Oatmeal for breakfast オートミールの朝ごはん

japanese cake

I did not like oatmeal for breakfast because, for me, it has a peculiar slimy texture. It is kind of funny for me to say that I do not like a slimy food since many Japanese foods are characterized by their slimy texture which has never deterred me from enjoying them. In any case, it was a cold day and my wife decided to make “a breakfast which sticks to your  ribs. So here we go, oatmeal and cappuccino for breakfast.

Unexpectdly, this was much better than I remembered it. The cinnamon and raisin  flavors were nice and a pat of butter did not hurt. Amazingly, there was no slimy texture to the oatmeal.

I am not sure what made the difference. My wife toasted the oatmeal before making the hot cereal. I wonder whether that made a difference or Quaker oats may have changed the processing to reduce/remove the sliminess. The cappuccino was topped with very stable and creamy froth which was made with a new Nespresso milk  frother.


1 cup Quaker Oats old fashioned

1 3/4 cups Milk

1/8 Tsp. salt

1 TBS. brown sugar

1/2 Tsp. cinnamon

1/2 Raisins

several pats of butter


Toast the oatmeal in the toaster oven until it is lightly browned and fragrant (picture below). My wife does this because it brings our a nutty flavor that is nice.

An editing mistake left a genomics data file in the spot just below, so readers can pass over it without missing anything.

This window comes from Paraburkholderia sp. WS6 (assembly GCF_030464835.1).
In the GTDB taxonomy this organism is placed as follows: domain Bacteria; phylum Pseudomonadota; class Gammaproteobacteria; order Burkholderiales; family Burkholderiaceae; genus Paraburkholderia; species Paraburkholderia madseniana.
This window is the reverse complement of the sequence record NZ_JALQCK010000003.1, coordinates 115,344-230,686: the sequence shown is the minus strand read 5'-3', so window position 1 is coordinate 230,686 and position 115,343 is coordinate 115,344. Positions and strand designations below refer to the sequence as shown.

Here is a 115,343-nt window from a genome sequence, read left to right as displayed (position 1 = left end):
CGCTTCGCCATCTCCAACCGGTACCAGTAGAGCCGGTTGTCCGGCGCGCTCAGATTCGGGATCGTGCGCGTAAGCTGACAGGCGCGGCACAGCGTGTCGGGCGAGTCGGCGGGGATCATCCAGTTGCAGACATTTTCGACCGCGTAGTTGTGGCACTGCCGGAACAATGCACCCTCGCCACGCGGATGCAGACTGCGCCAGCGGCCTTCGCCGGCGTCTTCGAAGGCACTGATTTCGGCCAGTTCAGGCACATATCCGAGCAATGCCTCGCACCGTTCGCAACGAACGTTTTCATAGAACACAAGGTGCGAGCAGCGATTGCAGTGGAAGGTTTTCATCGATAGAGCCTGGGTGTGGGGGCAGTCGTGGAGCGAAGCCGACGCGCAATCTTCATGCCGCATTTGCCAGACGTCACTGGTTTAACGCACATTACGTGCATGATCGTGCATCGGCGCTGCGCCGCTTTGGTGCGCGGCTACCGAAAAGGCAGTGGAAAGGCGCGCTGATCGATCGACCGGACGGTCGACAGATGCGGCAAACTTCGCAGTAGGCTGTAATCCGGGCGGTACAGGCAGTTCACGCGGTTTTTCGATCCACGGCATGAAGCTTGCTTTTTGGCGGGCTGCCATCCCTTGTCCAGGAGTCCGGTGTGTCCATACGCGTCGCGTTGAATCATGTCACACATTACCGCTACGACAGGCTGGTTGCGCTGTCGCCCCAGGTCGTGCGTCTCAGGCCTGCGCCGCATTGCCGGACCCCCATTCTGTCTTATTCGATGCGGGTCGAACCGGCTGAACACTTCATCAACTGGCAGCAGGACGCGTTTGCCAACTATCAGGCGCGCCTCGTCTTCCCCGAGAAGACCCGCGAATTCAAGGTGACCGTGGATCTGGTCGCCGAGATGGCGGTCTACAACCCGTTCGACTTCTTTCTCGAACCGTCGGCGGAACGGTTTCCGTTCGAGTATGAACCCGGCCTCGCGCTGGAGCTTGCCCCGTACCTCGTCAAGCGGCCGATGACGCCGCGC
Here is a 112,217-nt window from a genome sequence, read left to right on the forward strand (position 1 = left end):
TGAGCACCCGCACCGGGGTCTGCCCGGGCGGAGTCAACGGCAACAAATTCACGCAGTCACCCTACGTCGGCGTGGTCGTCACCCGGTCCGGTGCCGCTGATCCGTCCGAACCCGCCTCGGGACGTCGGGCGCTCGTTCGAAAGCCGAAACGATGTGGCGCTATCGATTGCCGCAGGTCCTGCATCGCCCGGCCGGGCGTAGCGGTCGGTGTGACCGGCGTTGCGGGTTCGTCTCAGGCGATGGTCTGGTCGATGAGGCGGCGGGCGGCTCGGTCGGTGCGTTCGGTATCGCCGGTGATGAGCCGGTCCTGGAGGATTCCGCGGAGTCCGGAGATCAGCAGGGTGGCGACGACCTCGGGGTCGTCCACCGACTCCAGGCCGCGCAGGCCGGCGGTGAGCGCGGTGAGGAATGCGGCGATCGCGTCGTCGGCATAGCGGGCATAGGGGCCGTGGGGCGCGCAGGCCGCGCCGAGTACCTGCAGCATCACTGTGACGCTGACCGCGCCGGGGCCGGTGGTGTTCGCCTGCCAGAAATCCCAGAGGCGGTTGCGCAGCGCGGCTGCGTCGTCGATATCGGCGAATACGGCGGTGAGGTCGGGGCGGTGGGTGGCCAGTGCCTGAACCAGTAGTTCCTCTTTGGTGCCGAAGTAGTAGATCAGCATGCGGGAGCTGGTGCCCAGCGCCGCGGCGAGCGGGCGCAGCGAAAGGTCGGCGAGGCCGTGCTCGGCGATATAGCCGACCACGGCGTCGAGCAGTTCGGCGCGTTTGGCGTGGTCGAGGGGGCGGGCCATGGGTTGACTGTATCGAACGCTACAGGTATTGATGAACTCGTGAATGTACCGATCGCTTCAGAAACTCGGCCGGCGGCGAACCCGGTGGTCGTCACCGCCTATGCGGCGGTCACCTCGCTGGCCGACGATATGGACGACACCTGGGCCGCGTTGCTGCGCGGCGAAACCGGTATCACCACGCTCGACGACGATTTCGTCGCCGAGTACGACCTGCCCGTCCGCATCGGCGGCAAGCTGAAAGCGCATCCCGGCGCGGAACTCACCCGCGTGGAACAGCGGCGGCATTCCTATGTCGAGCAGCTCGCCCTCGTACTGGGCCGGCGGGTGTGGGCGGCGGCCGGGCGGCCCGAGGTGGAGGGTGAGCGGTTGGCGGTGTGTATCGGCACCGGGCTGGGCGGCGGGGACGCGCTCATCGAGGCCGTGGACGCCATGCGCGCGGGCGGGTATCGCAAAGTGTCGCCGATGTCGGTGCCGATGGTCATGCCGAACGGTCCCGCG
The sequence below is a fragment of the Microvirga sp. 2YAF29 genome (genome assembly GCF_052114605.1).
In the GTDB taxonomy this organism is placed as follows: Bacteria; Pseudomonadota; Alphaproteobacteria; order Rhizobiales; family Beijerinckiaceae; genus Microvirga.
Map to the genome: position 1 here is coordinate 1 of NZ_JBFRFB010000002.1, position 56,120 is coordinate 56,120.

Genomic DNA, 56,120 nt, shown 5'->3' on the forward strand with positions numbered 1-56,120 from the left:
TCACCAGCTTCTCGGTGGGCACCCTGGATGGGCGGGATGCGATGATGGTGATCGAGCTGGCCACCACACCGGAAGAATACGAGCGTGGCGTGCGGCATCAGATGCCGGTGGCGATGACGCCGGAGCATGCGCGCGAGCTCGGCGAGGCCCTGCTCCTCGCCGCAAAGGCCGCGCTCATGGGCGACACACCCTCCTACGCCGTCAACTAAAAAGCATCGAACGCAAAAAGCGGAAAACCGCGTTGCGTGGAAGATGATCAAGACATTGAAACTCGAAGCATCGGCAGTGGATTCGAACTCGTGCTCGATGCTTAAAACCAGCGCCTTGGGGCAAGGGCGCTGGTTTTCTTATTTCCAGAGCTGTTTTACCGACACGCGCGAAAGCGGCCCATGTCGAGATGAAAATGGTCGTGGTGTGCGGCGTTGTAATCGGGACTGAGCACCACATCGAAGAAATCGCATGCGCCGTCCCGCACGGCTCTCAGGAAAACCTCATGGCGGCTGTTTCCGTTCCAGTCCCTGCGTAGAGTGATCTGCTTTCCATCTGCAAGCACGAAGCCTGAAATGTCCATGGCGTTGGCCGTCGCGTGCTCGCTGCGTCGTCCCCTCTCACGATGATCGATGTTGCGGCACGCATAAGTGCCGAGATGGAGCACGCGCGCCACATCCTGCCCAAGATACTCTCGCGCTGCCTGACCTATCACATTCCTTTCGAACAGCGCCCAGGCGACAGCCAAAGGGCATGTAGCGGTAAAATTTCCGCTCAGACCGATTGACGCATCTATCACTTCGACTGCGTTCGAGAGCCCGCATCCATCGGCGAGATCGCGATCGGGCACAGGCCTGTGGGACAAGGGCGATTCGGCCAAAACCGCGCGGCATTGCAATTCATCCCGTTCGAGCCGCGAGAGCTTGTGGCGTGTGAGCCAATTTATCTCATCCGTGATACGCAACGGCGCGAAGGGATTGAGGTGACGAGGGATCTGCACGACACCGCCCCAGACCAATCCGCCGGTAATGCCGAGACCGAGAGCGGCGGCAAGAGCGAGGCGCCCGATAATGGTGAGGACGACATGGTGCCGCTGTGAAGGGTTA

Bring milk to a boil. Stir in salt, brown sugar, cinnamon and raisins.

Then add the oatmeal and bring back to a boil. Simmer for about 5 minutes stirring occasionally. Serve with a little pat of butter to melt on the top. As an added luxury supply a little pitcher of heated milk (or to be really extravagant cream) to add on top.

Oatmeal for breakfast has been a mainstay for my wife since she was a kid. She didn’t even notice it was “slimy” until I pointed it out to her. She served it to my mother and I, “as a treat” many years ago and we both gagged on it. My mother choked it down because she thought it was healthy but I couldn’t finish the bowl. My wife tells of the oatmeal that was served at the overnight camp she attended. It came complete with a thick skin that formed as it cooled in the crisp mountain air. The servings were offered “with skin or without”. My wife loved the oatmeal and opted for “with skin”.

So given this history, I was pleasantly relieved at how good this oatmeal was. I even surprised my wife for going back for a refill. Only problem is that it really “sticks to your ribs” and I was not hungry even by dinner time.

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